* Military training vessel held over debt dispute
* U.N. court cleared its release on Saturday
* Creditors claim they are owed $300 million
(Updates with comment from Argentine president, details)
ACCRA, Dec 19 (Reuters) - An Argentine naval vessel detained
in Ghana at the request of a hedge fund seeking payment on
defaulted government bonds left the West African country on
Wednesday, a port official said.
The ARA Libertad, a tall sailing ship used for training, was
detained on a court order obtained by NML Capital Ltd, which
claims it is owed $300 million resulting Argentina's debt
default in 2002.
The International Tribunal for the Law of the Sea ruled on
Saturday that Ghana should release the ship after Argentina
argued that a U.N. Convention on the law gives warships immunity
from civil claims when they dock at foreign ports.
The Argentine ship was detained in the port of Tema, Ghana
on Oct. 2.
"The boat has just set sail after supplies (arrived)," Jacob
Kwabla Adokor, the director of the Tema port, told Reuters.
"Everything went smoothly. The ropes came off 20 minutes ago."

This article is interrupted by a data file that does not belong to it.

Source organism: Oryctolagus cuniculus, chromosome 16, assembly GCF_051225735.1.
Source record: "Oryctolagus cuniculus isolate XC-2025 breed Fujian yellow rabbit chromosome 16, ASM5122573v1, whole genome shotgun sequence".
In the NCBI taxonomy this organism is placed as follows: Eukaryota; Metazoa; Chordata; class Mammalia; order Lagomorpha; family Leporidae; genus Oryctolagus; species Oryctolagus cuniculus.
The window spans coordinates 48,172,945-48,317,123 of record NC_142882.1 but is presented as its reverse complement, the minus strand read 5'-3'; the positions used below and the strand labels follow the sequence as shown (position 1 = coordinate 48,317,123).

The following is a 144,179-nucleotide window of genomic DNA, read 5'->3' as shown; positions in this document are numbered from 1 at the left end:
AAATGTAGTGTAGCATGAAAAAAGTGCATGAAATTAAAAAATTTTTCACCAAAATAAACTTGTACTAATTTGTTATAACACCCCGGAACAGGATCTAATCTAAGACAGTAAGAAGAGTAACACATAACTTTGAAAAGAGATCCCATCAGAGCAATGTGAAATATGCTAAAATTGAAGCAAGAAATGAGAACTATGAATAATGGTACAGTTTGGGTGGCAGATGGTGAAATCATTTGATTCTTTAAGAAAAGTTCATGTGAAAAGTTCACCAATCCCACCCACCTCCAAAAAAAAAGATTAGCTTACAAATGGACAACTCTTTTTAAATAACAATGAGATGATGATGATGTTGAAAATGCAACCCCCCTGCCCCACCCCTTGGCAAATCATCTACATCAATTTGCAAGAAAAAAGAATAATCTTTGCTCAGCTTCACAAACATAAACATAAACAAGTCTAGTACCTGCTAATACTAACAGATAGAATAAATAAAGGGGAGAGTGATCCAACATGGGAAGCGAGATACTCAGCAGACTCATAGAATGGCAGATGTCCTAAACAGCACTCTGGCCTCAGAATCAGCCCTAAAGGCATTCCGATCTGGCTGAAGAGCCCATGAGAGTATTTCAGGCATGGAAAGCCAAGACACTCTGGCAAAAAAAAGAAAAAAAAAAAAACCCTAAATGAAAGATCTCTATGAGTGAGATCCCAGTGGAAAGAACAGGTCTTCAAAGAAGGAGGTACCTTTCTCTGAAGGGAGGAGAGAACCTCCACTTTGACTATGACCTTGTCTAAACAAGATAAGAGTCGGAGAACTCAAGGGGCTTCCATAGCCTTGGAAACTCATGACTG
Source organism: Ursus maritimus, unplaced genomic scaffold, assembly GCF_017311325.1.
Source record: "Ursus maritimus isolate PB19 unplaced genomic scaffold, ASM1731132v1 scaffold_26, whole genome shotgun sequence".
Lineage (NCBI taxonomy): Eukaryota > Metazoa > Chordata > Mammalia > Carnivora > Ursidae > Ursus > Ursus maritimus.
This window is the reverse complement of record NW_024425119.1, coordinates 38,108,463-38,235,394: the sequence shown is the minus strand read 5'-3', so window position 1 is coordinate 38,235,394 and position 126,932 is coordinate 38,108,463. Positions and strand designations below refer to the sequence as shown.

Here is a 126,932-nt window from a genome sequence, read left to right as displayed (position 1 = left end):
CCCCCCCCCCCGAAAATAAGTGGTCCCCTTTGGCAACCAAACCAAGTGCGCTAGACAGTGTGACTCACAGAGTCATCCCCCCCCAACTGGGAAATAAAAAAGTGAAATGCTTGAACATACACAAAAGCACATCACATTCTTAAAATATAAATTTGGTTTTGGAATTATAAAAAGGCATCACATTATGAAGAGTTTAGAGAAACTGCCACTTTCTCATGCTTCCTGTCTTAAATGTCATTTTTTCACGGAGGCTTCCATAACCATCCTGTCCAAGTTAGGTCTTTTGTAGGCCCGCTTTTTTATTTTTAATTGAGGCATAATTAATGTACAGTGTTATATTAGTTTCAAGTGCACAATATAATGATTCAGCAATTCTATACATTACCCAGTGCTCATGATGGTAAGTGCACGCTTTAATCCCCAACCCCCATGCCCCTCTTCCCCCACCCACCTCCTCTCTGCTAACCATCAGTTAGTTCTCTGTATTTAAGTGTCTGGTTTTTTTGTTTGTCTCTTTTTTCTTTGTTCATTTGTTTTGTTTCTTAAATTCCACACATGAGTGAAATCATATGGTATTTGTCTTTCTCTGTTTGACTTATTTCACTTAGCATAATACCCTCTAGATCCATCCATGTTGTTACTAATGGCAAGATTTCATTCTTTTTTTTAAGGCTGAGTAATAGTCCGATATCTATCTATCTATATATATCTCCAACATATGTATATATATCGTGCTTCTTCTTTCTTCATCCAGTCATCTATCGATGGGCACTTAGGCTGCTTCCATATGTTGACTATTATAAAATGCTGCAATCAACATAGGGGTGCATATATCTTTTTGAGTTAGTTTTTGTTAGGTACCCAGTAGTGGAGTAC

A Reuters witness watched from a distance as the ship glided
away from its berth in the late afternoon, its masts and colours
visible above the roofs of surrounding buildings.
A plane arrived in Ghana from Buenos Aires, Argentina's
capital, earlier in the day carrying 98 sailors to replace the
326 crew members who evacuated the detained ship in October,
leaving behind only a skeleton crew for essential maintenance.
The Libertad is due to arrive in the Argentine seaside
resort of Mar del Plata on Jan. 9, at the height of the southern
hemisphere summer vacation season.
"There will be a lot of tourists and they'll be able to
visit the ship, which has become a symbol of sovereignty and
national dignity," Argentina's President Cristina Fernandez said
in a speech late on Tuesday.
"Holdout" creditors including NML have won several billion
dollars in damages in U.S. courts over Argentina's $100 billion
debt default. But they have struggled to collect since most
Argentine assets abroad are protected by sovereign immunity
These creditors recently won a U.S. court ruling ordering
Argentina to pay $1.3 billion to NML and other sovereign
bondholders who shunned debt restructuring deals in 2005 and
2010. The court decision was halted pending appeal.
The Libertad was visiting Ghana as part of a west African
tour and was due to sail on to Angola when it was detained.
Argentina's Defence Ministry initially filed a motion
contesting the detention claiming sovereign immunity for the
military vessel, but a court in Ghana's capital of Accra upheld
the seizure as legal.
Argentina's government has consistently rejected claims for
debt repayment by NML and other hedge funds, calling them
(Reporting by Kwasi Kpodo and; Hilary Burke. Writing by Joe
Bavier.; Editing by Ruth Pitchford and Christopher Wilson)